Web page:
Rail: Duopoly came out in September and features stellar duos with eight of jazz’s most exciting players: Bill Frisell, Craig Taborn, Angela Sanchez, Julian Lage, Billy Drummond, Marcus Gilmore, Don Byron, and Tim Berne. What made you decide to create your own label? How did you pick the musicians? And what determined the order?

Davis: I am very fond of the labels I’ve worked with over the years, but I was curious to see what was possible if I released something on my own label. I’m learning a lot about the business in 2016, how to get music out there and what the platforms are—it’s all very exciting.


Davis’s liner notes answer my next two questions: “I wanted to work with musicians I never recorded with before […] some I played with […] some I only admired […] no rehearsals […] no overdubbing […] no fixing […] no mixing […] the music […]” Duopoly is an album of “rawness, intimacy, and immediacy,” and what makes it gel so well is its mix of openness and structure. We find ourselves wrapped in a circular (arched) formation from beginning to end. A circle that completes itself while never closing, what the liner notes refer to as “a symmetrical, palindromic sequence with a Möbius twist in the middle.” It begins and ends with Frisell, in a sixteen-piece cycle comprised of eight composed tunes and eight improvisations, performed in duets with two guitarists, two pianists, two drummers, and two reed players, “the tracks […] paired by instrument.” As the section “Tunes” ends with Byron, “Free Improvisations” begins with him, and so on. The DVD brings us the same, up close and personal. This is thoughtful art at its best, the perfect union of essence, choice, and chance. Get it. Dig (into) it.


Bart Plantenga is no stranger to the Rail. Aside from reviews by others of his yodeling books, he has written articles on yodeling, music, and beer for the Rail between 2006 and 2011. In his latest book, Paris Scratch, Plantenga reveal how much music and radio DJing are true adventures, including a stint at French anarchist radio station Radio Libertaire in a squat in Paris’s Montmartre district. We glimpse how much “music defines Paris the way Doisneau photos do.” He states, “I muse about writing about background music in different cities, like what one hears in bars or restaurants […] Both book and soundtrack, Paris Scratch continues my long audio dérives series where the soundscape tells a story.”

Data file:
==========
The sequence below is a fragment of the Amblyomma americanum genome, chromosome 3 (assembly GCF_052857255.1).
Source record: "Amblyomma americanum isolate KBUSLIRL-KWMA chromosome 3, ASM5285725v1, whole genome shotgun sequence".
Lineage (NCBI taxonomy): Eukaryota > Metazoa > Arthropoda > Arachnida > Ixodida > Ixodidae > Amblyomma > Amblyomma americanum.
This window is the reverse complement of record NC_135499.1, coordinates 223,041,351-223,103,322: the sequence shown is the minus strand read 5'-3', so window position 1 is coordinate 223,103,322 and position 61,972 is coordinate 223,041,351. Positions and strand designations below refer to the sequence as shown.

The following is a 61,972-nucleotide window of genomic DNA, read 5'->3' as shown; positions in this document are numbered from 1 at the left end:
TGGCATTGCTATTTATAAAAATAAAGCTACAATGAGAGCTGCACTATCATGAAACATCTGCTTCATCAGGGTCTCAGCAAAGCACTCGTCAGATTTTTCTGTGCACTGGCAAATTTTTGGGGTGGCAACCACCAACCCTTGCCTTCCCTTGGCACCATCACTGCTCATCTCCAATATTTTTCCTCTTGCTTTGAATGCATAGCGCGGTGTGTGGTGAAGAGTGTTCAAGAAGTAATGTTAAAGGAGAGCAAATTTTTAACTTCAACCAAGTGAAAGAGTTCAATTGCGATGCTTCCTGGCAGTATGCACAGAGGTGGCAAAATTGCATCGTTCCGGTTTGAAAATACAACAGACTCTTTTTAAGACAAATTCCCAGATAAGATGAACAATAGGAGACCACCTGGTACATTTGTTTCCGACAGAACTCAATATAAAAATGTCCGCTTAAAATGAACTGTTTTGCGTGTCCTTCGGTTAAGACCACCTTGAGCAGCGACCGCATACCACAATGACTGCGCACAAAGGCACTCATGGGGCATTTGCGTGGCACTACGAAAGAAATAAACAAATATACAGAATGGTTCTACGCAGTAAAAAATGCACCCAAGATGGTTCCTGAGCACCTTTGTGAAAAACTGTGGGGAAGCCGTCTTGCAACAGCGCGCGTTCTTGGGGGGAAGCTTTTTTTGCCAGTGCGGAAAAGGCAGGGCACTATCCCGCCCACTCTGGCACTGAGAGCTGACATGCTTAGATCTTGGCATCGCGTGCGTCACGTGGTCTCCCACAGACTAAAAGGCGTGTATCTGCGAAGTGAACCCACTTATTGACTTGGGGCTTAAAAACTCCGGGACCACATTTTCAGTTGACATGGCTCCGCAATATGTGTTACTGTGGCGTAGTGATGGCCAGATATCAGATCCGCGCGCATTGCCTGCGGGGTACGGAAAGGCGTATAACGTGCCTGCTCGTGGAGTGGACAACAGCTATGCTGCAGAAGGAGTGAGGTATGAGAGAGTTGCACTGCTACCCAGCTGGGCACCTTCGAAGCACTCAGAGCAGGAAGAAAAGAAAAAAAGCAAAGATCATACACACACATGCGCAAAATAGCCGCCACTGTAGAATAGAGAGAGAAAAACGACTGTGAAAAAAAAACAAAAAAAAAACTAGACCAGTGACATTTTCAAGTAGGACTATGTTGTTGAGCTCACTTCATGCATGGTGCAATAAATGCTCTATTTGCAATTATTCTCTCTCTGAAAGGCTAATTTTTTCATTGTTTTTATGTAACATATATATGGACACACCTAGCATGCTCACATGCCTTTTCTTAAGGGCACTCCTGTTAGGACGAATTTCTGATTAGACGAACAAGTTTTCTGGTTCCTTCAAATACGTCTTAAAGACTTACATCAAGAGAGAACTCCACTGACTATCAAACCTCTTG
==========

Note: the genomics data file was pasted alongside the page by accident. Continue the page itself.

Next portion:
The book is comprised of 365 “snapshots,” one for each day of the year, and music is referenced in thirty-nine of them. It’s a dark “meta-factual” delight where humor cuts deep, and like Baudelaire’s Paris Spleen, its vignettes are harshly elegant, brash, endearing, truthful, enlightening, and engaging. It refers to every type of music: Gainsbourg, Gene Kelly, Aznevour, Chevalier, “a guy high on marshmallows and snuff” singing “My Little Straw Hat.” A Gato Barbieri stand-in, “the man who blew his alto sax like it was a fog horn.” Bob Marley, Chopin, Presley, Lennon, Johnny Burnett, Madame Butterfly, Getz, Simone, Sun Ra. There’s a tape of Nico singing “The End” in Père Lachaise. It’s steeped in cassette culture (mixtapes) and beer. And there is so much more than just music within the crevices of Paris streets, high-end restaurants, and low-end bars. I’ll quote Bart quoting Breton: This book “belong[s] to that taste for searching in the folds of material” and “the cracks of old walls.” It’s more than the sum of its parts. A true auditory read that filters through all five senses as it presents constant debates about the mundane, the existential, the profound, while allowing one to enter into, challenge, embrace, or reject them. Photographs can and do lie as surely as they reveal the “facts.” And these are the facts—through Plantenga’s lens. ​Snapshot 141: “it is said you can’t argue taste be it literature or music [. . .]” I’ll argue for this text anytime, anywhere. “Do you hear what I hear?” If not you’d better listen.

Paris Scratch, the book, is available at:

Paris Scratch, the soundtrack, is available at:


Steve Dalachinsky

Poet/collagist STEVE DALACHINSKY was a long time contributor to the Rail. His book The Final Nite & Other Poems (Ugly Duckling Presse - 2006) won the PEN Oakland National Book Award. His latest CDs are The Fallout of Dreams with Dave Liebman and Richie Beirach (Roguart, 2014), and the book/CD Pretty in the Morning with the French art rock group the Snobs (Bisou Records, 2019). He was a 2014 recipient of a Chevalier de l’Ordre des Arts et Lettres. His most recent books include Frozen Heatwave, a collaboration with Yuko Otomo (Luna Bissonte Prods, 2017) and where night and day become one—the french poems (great weather for MEDIA, 2018) which received a 2019 IBPA award in poetry.


The Brooklyn Rail

NOV 2016